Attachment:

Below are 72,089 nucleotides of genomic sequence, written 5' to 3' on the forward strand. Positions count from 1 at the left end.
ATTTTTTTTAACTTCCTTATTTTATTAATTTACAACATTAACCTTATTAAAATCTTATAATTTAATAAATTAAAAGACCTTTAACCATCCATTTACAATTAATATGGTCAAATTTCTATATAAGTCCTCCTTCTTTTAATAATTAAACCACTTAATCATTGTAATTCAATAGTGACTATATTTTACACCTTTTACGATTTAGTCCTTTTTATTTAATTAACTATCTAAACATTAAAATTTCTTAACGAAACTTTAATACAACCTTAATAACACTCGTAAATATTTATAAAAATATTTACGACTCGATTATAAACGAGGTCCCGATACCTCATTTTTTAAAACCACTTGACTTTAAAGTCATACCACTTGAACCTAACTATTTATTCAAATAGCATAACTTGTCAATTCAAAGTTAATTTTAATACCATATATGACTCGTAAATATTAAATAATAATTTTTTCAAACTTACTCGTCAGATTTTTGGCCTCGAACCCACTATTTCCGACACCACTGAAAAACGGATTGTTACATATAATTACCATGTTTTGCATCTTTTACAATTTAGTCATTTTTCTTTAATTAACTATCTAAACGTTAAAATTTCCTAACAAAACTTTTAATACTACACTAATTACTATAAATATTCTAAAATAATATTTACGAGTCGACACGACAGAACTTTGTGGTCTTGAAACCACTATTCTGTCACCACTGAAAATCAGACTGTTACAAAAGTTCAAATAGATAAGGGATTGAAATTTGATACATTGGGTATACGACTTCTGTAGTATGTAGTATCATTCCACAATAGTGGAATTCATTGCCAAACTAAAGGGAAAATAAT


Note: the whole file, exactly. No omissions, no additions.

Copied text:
Below are 72,089 nucleotides of genomic sequence, written 5' to 3' on the forward strand. Positions count from 1 at the left end.
ATTTTTTTTAACTTCCTTATTTTATTAATTTACAACATTAACCTTATTAAAATCTTATAATTTAATAAATTAAAAGACCTTTAACCATCCATTTACAATTAATATGGTCAAATTTCTATATAAGTCCTCCTTCTTTTAATAATTAAACCACTTAATCATTGTAATTCAATAGTGACTATATTTTACACCTTTTACGATTTAGTCCTTTTTATTTAATTAACTATCTAAACATTAAAATTTCTTAACGAAACTTTAATACAACCTTAATAACACTCGTAAATATTTATAAAAATATTTACGACTCGATTATAAACGAGGTCCCGATACCTCATTTTTTAAAACCACTTGACTTTAAAGTCATACCACTTGAACCTAACTATTTATTCAAATAGCATAACTTGTCAATTCAAAGTTAATTTTAATACCATATATGACTCGTAAATATTAAATAATAATTTTTTCAAACTTACTCGTCAGATTTTTGGCCTCGAACCCACTATTTCCGACACCACTGAAAAACGGATTGTTACATATAATTACCATGTTTTGCATCTTTTACAATTTAGTCATTTTTCTTTAATTAACTATCTAAACGTTAAAATTTCCTAACAAAACTTTTAATACTACACTAATTACTATAAATATTCTAAAATAATATTTACGAGTCGACACGACAGAACTTTGTGGTCTTGAAACCACTATTCTGTCACCACTGAAAATCAGACTGTTACAAAAGTTCAAATAGATAAGGGATTGAAATTTGATACATTGGGTATACGACTTCTGTAGTATGTAGTATCATTCCACAATAGTGGAATTCATTGCCAAACTAAAGGGAAAATAAT